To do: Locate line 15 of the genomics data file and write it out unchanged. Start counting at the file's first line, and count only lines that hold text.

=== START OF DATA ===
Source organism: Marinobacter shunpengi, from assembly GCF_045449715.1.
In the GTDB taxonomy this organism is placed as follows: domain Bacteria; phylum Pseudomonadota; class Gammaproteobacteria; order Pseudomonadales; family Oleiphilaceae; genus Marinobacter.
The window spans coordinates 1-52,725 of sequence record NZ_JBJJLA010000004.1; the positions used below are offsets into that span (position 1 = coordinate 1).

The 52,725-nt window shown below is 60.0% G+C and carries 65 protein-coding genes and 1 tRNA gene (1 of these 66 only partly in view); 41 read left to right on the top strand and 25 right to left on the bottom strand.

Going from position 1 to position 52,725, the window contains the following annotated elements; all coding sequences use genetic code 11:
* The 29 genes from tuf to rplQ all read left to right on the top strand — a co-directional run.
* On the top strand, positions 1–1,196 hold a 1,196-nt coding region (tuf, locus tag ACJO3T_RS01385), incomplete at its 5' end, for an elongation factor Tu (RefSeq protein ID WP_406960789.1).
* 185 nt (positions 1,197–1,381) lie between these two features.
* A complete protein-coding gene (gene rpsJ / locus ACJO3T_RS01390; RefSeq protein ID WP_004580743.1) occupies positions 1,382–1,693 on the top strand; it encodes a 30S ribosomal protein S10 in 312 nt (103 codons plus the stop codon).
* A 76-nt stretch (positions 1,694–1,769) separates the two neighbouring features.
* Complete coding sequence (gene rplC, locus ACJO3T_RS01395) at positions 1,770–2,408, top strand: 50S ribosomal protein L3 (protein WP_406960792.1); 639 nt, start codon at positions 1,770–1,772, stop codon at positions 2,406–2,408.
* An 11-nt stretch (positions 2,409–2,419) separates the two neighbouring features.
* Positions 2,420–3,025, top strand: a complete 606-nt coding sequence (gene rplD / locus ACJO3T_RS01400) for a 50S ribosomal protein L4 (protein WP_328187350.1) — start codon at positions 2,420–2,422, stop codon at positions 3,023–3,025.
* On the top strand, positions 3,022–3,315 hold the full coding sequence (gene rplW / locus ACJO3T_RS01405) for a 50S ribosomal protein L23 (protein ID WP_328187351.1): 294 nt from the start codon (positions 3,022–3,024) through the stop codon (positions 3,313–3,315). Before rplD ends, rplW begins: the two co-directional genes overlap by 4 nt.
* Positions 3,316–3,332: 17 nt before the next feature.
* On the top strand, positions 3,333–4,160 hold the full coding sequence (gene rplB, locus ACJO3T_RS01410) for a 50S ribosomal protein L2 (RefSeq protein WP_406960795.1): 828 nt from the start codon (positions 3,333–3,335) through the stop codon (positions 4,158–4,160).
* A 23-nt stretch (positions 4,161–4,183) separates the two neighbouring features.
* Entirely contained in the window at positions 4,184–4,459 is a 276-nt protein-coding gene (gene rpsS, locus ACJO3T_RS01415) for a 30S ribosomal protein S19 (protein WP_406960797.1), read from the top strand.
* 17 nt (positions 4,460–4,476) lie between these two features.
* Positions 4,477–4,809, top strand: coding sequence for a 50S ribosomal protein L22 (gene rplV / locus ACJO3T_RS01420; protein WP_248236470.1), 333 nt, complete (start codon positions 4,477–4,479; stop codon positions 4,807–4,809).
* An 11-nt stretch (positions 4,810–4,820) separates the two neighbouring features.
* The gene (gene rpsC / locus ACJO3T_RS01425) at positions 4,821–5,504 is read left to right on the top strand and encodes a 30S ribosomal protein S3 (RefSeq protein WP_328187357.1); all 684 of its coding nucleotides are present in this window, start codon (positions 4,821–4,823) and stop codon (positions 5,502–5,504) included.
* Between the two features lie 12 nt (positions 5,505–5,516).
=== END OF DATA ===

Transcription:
* Positions 3,316–3,332: 17 nt before the next feature.